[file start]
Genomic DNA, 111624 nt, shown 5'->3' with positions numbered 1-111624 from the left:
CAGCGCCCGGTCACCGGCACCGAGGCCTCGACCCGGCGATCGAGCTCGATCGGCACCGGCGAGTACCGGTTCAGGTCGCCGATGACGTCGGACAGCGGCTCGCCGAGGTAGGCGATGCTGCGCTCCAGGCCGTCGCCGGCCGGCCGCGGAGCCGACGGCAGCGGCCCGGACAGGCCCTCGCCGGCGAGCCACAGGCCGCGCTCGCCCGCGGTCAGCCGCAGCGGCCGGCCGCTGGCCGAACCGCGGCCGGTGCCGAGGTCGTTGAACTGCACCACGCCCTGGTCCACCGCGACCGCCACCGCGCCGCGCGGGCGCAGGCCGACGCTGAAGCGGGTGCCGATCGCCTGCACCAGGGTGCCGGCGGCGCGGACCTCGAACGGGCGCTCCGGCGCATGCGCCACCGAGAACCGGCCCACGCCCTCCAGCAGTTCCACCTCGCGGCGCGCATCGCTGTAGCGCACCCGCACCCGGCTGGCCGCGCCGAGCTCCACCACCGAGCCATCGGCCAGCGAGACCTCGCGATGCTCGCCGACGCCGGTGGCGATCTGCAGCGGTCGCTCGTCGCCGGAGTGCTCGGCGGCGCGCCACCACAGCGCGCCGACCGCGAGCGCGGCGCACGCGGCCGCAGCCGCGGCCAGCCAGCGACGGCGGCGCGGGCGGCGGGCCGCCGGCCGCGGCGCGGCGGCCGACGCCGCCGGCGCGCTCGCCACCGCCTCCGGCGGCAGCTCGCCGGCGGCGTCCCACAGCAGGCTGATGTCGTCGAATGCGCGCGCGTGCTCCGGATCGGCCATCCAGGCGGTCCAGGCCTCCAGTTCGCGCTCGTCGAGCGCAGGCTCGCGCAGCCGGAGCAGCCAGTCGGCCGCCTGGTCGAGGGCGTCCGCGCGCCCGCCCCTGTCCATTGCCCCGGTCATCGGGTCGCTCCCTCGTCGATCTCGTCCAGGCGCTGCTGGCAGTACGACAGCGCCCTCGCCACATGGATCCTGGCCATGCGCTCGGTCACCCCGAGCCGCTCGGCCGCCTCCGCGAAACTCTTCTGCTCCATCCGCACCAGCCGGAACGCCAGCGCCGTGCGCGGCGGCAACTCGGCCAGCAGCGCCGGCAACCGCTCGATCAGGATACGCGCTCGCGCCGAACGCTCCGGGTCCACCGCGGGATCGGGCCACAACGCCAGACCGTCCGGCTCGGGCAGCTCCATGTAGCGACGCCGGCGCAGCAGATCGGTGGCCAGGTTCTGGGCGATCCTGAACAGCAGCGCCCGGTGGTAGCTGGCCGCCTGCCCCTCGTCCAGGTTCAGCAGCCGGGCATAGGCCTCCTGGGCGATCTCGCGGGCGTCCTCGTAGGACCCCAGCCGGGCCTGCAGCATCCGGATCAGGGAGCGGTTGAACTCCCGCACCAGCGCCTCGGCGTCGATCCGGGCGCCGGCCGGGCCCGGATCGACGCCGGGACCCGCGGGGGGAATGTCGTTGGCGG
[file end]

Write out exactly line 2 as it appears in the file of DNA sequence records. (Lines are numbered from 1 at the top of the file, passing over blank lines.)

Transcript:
CAGCGCCCGGTCACCGGCACCGAGGCCTCGACCCGGCGATCGAGCTCGATCGGCACCGGCGAGTACCGGTTCAGGTCGCCGATGACGTCGGACAGCGGCTCGCCGAGGTAGGCGATGCTGCGCTCCAGGCCGTCGCCGGCCGGCCGCGGAGCCGACGGCAGCGGCCCGGACAGGCCCTCGCCGGCGAGCCACAGGCCGCGCTCGCCCGCGGTCAGCCGCAGCGGCCGGCCGCTGGCCGAACCGCGGCCGGTGCCGAGGTCGTTGAACTGCACCACGCCCTGGTCCACCGCGACCGCCACCGCGCCGCGCGGGCGCAGGCCGACGCTGAAGCGGGTGCCGATCGCCTGCACCAGGGTGCCGGCGGCGCGGACCTCGAACGGGCGCTCCGGCGCATGCGCCACCGAGAACCGGCCCACGCCCTCCAGCAGTTCCACCTCGCGGCGCGCATCGCTGTAGCGCACCCGCACCCGGCTGGCCGCGCCGAGCTCCACCACCGAGCCATCGGCCAGCGAGACCTCGCGATGCTCGCCGACGCCGGTGGCGATCTGCAGCGGTCGCTCGTCGCCGGAGTGCTCGGCGGCGCGCCACCACAGCGCGCCGACCGCGAGCGCGGCGCACGCGGCCGCAGCCGCGGCCAGCCAGCGACGGCGGCGCGGGCGGCGGGCCGCCGGCCGCGGCGCGGCGGCCGACGCCGCCGGCGCGCTCGCCACCGCCTCCGGCGGCAGCTCGCCGGCGGCGTCCCACAGCAGGCTGATGTCGTCGAATGCGCGCGCGTGCTCCGGATCGGCCATCCAGGCGGTCCAGGCCTCCAGTTCGCGCTCGTCGAGCGCAGGCTCGCGCAGCCGGAGCAGCCAGTCGGCCGCCTGGTCGAGGGCGTCCGCGCGCCCGCCCCTGTCCATTGCCCCGGTCATCGGGTCGCTCCCTCGTCGATCTCGTCCAGGCGCTGCTGGCAGTACGACAGCGCCCTCGCCACATGGATCCTGGCCATGCGCTCGGTCACCCCGAGCCGCTCGGCCGCCTCCGCGAAACTCTTCTGCTCCATCCGCACCAGCCGGAACGCCAGCGCCGTGCGCGGCGGCAACTCGGCCAGCAGCGCCGGCAACCGCTCGATCAGGATACGCGCTCGCGCCGAACGCTCCGGGTCCACCGCGGGATCGGGCCACAACGCCAGACCGTCCGGCTCGGGCAGCTCCATGTAGCGACGCCGGCGCAGCAGATCGGTGGCCAGGTTCTGGGCGATCCTGAACAGCAGCGCCCGGTGGTAGCTGGCCGCCTGCCCCTCGTCCAGGTTCAGCAGCCGGGCATAGGCCTCCTGGGCGATCTCGCGGGCGTCCTCGTAGGACCCCAGCCGGGCCTGCAGCATCCGGATCAGGGAGCGGTTGAACTCCCGCACCAGCGCCTCGGCGTCGATCCGGGCGCCGGCCGGGCCCGGATCGACGCCGGGACCCGCGGGGGGAATGTCGTTGGCGG